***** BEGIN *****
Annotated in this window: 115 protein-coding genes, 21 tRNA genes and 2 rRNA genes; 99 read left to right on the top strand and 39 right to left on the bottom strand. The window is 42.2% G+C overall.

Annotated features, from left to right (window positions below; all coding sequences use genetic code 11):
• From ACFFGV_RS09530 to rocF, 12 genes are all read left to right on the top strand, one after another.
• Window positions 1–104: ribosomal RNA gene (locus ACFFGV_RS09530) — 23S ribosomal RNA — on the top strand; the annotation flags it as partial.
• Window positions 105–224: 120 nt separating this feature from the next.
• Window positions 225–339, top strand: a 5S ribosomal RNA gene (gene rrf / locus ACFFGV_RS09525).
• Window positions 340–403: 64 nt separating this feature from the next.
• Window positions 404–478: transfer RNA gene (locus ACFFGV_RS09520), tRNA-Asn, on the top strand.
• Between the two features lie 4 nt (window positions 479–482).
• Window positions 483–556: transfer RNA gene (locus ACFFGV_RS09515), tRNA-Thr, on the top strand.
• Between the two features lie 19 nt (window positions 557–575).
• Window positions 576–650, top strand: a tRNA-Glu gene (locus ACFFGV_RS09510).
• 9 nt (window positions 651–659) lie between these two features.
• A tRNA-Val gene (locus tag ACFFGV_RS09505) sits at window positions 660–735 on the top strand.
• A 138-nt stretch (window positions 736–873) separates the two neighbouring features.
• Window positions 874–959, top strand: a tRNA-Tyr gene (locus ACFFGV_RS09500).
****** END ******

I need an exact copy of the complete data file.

Annotated in this window: 115 protein-coding genes, 21 tRNA genes and 2 rRNA genes; 99 read left to right on the top strand and 39 right to left on the bottom strand. The window is 42.2% G+C overall.

Annotated features, from left to right (window positions below; all coding sequences use genetic code 11):
• From ACFFGV_RS09530 to rocF, 12 genes are all read left to right on the top strand, one after another.
• Window positions 1–104: ribosomal RNA gene (locus ACFFGV_RS09530) — 23S ribosomal RNA — on the top strand; the annotation flags it as partial.
• Window positions 105–224: 120 nt separating this feature from the next.
• Window positions 225–339, top strand: a 5S ribosomal RNA gene (gene rrf / locus ACFFGV_RS09525).
• Window positions 340–403: 64 nt separating this feature from the next.
• Window positions 404–478: transfer RNA gene (locus ACFFGV_RS09520), tRNA-Asn, on the top strand.
• Between the two features lie 4 nt (window positions 479–482).
• Window positions 483–556: transfer RNA gene (locus ACFFGV_RS09515), tRNA-Thr, on the top strand.
• Between the two features lie 19 nt (window positions 557–575).
• Window positions 576–650, top strand: a tRNA-Glu gene (locus ACFFGV_RS09510).
• 9 nt (window positions 651–659) lie between these two features.
• A tRNA-Val gene (locus tag ACFFGV_RS09505) sits at window positions 660–735 on the top strand.
• A 138-nt stretch (window positions 736–873) separates the two neighbouring features.
• Window positions 874–959, top strand: a tRNA-Tyr gene (locus ACFFGV_RS09500).